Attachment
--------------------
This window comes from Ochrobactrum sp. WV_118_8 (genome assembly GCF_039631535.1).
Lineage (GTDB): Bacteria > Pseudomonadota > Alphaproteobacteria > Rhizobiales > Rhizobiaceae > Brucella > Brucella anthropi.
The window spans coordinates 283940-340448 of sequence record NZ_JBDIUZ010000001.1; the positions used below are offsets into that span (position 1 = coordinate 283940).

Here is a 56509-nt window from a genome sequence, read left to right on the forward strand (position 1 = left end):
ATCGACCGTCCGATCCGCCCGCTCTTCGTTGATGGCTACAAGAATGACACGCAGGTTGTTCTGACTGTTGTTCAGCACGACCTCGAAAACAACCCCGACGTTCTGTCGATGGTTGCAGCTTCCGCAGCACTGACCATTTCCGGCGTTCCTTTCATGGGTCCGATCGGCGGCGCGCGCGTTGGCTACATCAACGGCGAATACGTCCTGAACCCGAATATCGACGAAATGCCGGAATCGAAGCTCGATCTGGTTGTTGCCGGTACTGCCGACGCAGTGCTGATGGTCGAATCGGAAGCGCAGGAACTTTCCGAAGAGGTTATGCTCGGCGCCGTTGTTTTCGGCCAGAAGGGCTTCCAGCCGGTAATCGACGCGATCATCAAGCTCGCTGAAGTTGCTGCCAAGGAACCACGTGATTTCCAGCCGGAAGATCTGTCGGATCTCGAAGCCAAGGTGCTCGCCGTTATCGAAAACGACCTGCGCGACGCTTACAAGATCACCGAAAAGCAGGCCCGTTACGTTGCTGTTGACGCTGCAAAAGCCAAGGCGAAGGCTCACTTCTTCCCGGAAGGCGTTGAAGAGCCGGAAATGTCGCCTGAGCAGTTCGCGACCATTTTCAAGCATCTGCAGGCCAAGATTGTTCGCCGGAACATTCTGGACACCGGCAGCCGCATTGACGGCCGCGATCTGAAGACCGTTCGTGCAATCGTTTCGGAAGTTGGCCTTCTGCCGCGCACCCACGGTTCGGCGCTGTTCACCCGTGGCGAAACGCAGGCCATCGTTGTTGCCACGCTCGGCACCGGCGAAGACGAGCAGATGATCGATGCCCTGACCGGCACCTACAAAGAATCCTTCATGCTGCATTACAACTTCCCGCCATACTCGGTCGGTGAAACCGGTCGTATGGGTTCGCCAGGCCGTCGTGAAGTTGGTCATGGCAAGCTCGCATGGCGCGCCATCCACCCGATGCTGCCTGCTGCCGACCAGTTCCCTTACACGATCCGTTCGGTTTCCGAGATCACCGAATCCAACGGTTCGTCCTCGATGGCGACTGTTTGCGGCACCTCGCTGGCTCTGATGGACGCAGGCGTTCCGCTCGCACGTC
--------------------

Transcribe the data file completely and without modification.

This window comes from Ochrobactrum sp. WV_118_8 (genome assembly GCF_039631535.1).
Lineage (GTDB): Bacteria > Pseudomonadota > Alphaproteobacteria > Rhizobiales > Rhizobiaceae > Brucella > Brucella anthropi.
The window spans coordinates 283940-340448 of sequence record NZ_JBDIUZ010000001.1; the positions used below are offsets into that span (position 1 = coordinate 283940).

Here is a 56509-nt window from a genome sequence, read left to right on the forward strand (position 1 = left end):
ATCGACCGTCCGATCCGCCCGCTCTTCGTTGATGGCTACAAGAATGACACGCAGGTTGTTCTGACTGTTGTTCAGCACGACCTCGAAAACAACCCCGACGTTCTGTCGATGGTTGCAGCTTCCGCAGCACTGACCATTTCCGGCGTTCCTTTCATGGGTCCGATCGGCGGCGCGCGCGTTGGCTACATCAACGGCGAATACGTCCTGAACCCGAATATCGACGAAATGCCGGAATCGAAGCTCGATCTGGTTGTTGCCGGTACTGCCGACGCAGTGCTGATGGTCGAATCGGAAGCGCAGGAACTTTCCGAAGAGGTTATGCTCGGCGCCGTTGTTTTCGGCCAGAAGGGCTTCCAGCCGGTAATCGACGCGATCATCAAGCTCGCTGAAGTTGCTGCCAAGGAACCACGTGATTTCCAGCCGGAAGATCTGTCGGATCTCGAAGCCAAGGTGCTCGCCGTTATCGAAAACGACCTGCGCGACGCTTACAAGATCACCGAAAAGCAGGCCCGTTACGTTGCTGTTGACGCTGCAAAAGCCAAGGCGAAGGCTCACTTCTTCCCGGAAGGCGTTGAAGAGCCGGAAATGTCGCCTGAGCAGTTCGCGACCATTTTCAAGCATCTGCAGGCCAAGATTGTTCGCCGGAACATTCTGGACACCGGCAGCCGCATTGACGGCCGCGATCTGAAGACCGTTCGTGCAATCGTTTCGGAAGTTGGCCTTCTGCCGCGCACCCACGGTTCGGCGCTGTTCACCCGTGGCGAAACGCAGGCCATCGTTGTTGCCACGCTCGGCACCGGCGAAGACGAGCAGATGATCGATGCCCTGACCGGCACCTACAAAGAATCCTTCATGCTGCATTACAACTTCCCGCCATACTCGGTCGGTGAAACCGGTCGTATGGGTTCGCCAGGCCGTCGTGAAGTTGGTCATGGCAAGCTCGCATGGCGCGCCATCCACCCGATGCTGCCTGCTGCCGACCAGTTCCCTTACACGATCCGTTCGGTTTCCGAGATCACCGAATCCAACGGTTCGTCCTCGATGGCGACTGTTTGCGGCACCTCGCTGGCTCTGATGGACGCAGGCGTTCCGCTCGCACGTC